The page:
Arrangements were made, therefore, for all cases requiring hospital treatment to be admitted to a new cubicle ward recently opened in Bannockburn Hospital. A local surgeon, after a course in orthopaedic tuberculosis at Carshalton Hospital, was appointed Consultant in Charge, with a specialist sister. Provision was made for plaster work and the fitting of remedial appliances, and x-ray control was carried out by removing the patient by ambulance to Stirling or Falkirk Infirmary. In-patient treatment was also provided at St Andrew’s Home, Millport and the Princess Margaret Rose Hospital, Edinburgh. A portable x-ray was provided for patients who could not be moved and for patients in remote areas.

Hospital treatment was also provided for severe cases of abdominal and glandular tuberculosis.

A full-time teacher was appointed by the Education Committee to continue the education of children in their homes.

Later, two orthopaedic sisters were appointed to share in the after-care of patients requiring prolonged supervision and orthopaedic appliances. While much of their time was spent on poliomyelitis cases, following the severe epidemic in 1947, their services improved very greatly the ultimate results obtained from long-term treatment of orthopaedic tuberculosis.

As the figures in the report show, the number of non-pulmonary cases fell with the improved condition of the milk supply and the increased use of pasteurised milk. With the completion of the eradication of tuberculosis in cattle in 1954, non-pulmonary tuberculosis, which was largely of bovine origin, was virtually eliminated. Pulmonary Tuberculosis.

With the appointment of a full-time Medical Officer for Tuberculosis, investigation of suspects and contacts of cases by tuberculin testing and x-ray was instituted.

Later, the appointment of further health visitors and the full-time concentration of special health visitors on contact tracing and supervision, and maintaining liaison with the hospitals proved of great value.

Improved facilities at Ochil Hills Sanatorium and Robroyston, Glasgow, enabled modem treatment to be made available for all cases. A chest surgeon was also appointed to Ochil Hills Sanatorium.

During the war mass radiography was introduced. While the frequency of surveys was unduly limited by shortage of units, the surveys detected many cases at a pre-symptomatic stage and served to educate the commumity and the medical profession on the importance of early diagnosis. In 1955, BCG immunisation of 13 year old children was started. The response to this has been excellent.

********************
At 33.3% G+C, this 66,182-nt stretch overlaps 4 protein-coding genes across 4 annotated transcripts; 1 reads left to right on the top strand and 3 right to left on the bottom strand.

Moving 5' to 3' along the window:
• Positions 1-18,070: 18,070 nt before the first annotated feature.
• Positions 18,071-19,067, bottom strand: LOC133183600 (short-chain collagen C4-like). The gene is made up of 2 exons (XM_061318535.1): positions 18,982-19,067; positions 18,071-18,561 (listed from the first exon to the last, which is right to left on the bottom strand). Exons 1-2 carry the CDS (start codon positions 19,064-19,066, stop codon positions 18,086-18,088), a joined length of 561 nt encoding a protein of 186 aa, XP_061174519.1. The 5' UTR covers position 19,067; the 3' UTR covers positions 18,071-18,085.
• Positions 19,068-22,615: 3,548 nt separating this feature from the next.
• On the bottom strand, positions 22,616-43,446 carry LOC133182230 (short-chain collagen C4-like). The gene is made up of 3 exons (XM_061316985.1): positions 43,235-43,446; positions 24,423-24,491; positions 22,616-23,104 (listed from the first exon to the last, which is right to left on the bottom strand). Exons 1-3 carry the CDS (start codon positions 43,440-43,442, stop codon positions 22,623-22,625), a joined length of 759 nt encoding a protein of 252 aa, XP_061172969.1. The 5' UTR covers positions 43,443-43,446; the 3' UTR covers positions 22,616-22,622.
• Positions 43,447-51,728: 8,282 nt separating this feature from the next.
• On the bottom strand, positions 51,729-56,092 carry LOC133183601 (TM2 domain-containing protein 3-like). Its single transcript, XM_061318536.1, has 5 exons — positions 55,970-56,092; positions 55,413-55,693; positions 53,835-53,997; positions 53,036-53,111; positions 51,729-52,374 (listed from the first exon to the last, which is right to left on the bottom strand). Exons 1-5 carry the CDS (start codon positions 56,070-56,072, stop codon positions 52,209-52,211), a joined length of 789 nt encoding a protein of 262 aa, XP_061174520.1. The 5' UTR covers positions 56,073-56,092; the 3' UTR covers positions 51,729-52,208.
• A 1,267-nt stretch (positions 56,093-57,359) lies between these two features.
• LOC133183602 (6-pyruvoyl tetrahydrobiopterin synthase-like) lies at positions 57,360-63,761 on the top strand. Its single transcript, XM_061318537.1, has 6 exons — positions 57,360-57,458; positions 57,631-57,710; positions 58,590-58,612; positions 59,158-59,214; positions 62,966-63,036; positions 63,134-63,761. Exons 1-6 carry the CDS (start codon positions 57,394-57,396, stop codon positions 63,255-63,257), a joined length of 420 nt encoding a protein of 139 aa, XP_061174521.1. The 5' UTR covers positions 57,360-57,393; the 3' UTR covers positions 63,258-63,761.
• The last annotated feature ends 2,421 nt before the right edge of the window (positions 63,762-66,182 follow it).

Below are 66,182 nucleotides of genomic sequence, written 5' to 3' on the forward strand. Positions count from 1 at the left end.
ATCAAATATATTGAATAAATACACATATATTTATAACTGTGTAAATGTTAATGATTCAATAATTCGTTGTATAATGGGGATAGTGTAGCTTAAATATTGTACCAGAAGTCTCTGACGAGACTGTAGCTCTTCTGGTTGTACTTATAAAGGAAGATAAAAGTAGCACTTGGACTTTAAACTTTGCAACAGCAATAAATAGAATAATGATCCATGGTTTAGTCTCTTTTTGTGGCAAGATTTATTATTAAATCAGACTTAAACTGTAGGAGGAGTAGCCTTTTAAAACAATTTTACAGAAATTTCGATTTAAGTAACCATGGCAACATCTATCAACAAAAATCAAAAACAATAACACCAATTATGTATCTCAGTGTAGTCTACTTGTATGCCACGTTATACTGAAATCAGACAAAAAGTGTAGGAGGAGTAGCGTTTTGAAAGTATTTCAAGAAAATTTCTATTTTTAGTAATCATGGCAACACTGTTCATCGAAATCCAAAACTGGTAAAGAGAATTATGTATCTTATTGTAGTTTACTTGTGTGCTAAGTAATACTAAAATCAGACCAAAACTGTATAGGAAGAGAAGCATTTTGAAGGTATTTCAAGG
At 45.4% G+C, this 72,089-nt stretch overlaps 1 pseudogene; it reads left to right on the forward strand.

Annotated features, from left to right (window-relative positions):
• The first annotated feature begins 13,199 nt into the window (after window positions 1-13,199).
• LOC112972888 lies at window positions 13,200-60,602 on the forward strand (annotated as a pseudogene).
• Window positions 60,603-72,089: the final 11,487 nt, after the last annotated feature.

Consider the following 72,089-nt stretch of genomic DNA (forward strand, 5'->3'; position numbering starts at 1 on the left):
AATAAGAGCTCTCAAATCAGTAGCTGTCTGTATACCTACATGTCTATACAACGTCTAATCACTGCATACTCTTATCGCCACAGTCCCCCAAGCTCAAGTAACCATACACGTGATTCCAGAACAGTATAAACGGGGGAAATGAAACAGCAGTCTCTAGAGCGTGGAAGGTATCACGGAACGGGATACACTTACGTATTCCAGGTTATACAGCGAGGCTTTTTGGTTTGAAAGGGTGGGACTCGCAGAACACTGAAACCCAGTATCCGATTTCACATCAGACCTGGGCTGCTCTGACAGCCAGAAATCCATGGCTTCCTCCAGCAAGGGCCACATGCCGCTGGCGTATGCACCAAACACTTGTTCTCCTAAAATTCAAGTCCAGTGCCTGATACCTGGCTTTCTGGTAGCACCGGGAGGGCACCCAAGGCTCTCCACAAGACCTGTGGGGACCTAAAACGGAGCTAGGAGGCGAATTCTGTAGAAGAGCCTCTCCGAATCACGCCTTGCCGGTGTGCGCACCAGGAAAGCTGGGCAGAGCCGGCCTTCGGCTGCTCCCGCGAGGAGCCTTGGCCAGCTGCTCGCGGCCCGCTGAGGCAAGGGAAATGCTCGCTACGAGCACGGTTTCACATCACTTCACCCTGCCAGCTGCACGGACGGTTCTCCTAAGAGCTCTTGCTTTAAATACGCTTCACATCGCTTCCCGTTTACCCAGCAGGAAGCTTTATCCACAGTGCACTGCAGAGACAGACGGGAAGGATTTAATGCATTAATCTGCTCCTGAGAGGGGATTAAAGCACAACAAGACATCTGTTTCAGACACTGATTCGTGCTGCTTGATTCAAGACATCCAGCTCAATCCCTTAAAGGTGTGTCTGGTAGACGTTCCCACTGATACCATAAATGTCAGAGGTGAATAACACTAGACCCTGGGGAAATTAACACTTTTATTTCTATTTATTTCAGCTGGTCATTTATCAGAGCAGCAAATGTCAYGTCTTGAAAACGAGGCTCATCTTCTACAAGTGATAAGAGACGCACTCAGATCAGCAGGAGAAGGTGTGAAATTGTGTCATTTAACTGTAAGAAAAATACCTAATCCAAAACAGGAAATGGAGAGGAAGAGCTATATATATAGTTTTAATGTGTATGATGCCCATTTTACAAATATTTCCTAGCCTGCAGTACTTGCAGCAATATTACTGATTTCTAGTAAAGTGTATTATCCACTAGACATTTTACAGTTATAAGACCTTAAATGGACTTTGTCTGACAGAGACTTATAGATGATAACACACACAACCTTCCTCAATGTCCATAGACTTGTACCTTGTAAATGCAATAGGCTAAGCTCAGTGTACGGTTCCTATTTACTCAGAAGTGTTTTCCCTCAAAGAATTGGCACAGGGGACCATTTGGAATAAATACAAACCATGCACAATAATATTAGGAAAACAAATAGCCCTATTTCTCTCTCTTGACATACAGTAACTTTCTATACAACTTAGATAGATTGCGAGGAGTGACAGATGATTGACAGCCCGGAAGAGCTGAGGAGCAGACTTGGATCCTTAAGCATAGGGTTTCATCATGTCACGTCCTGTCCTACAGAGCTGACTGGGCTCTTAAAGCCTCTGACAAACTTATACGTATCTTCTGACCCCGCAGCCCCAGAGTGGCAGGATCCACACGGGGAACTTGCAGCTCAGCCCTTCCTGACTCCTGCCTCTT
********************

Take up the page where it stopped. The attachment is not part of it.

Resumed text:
The Three Factors which have Revolutionised the Outlook in Tuberculosis

1. The eradication of tuberculosis in cattle and the provision of a safe milk supply - an obvious preventive measure delayed for no good reason for a quarter of a century.

2. The discovery of streptomycm, the first antibiotic drug fully effective against the tubercle bacillus.

3. Alter prolonged deliberation, the systematic immunisation of 13 year old children against tuberculosis was authorised in 1954.

Tuberculosis has been reduced to relatively negligible proportions. There are still highly infective undetected carriers in the community. Many early cases are still being diagnosed and while the death rate is small, continual vigilance is still required. Eradication of tuberculosis in the human community is not yet in sight.

A striking feature of the present trend is the shift in incidence and mortality from the teenager, particularly the adolescent girl, to men over middle age, possible due to the reactivation of earlier infections though stress in later life.

More frequent mass radiography sweeps should be carried out in order to detect unknown ineffective sources remaining in the community. There is no doubt, however, that all patients with a cough are now being referred early for x-ray examination and the greatest number of cases are to be found in this group.

In 1956, systematic arrangements were made to x-ray all those whose work brought them into close contact with children, e.g. doctors, dentists, teachers, nurses and, while the number of cases found in these categories was small, they all had the opportunity of spreading serious infection amongst a highly vulnerable group.

The number of deaths from tuberculosis in 1937 was 54 and in 1963, with an increased population, 10. Sanatoria now house aged, long-term illness or convalescents. This major disease, at one time called "The Captain of the Men of Death" is controlled by a combination of preventive measures some tragically belated, and efficient treatment. Given the nature of the challenge facing him in his medical work, as evidenced above, how did Robert cope with the demands of leadership of the Scottish National Party, and the increasing role he played in local politics in Scotland?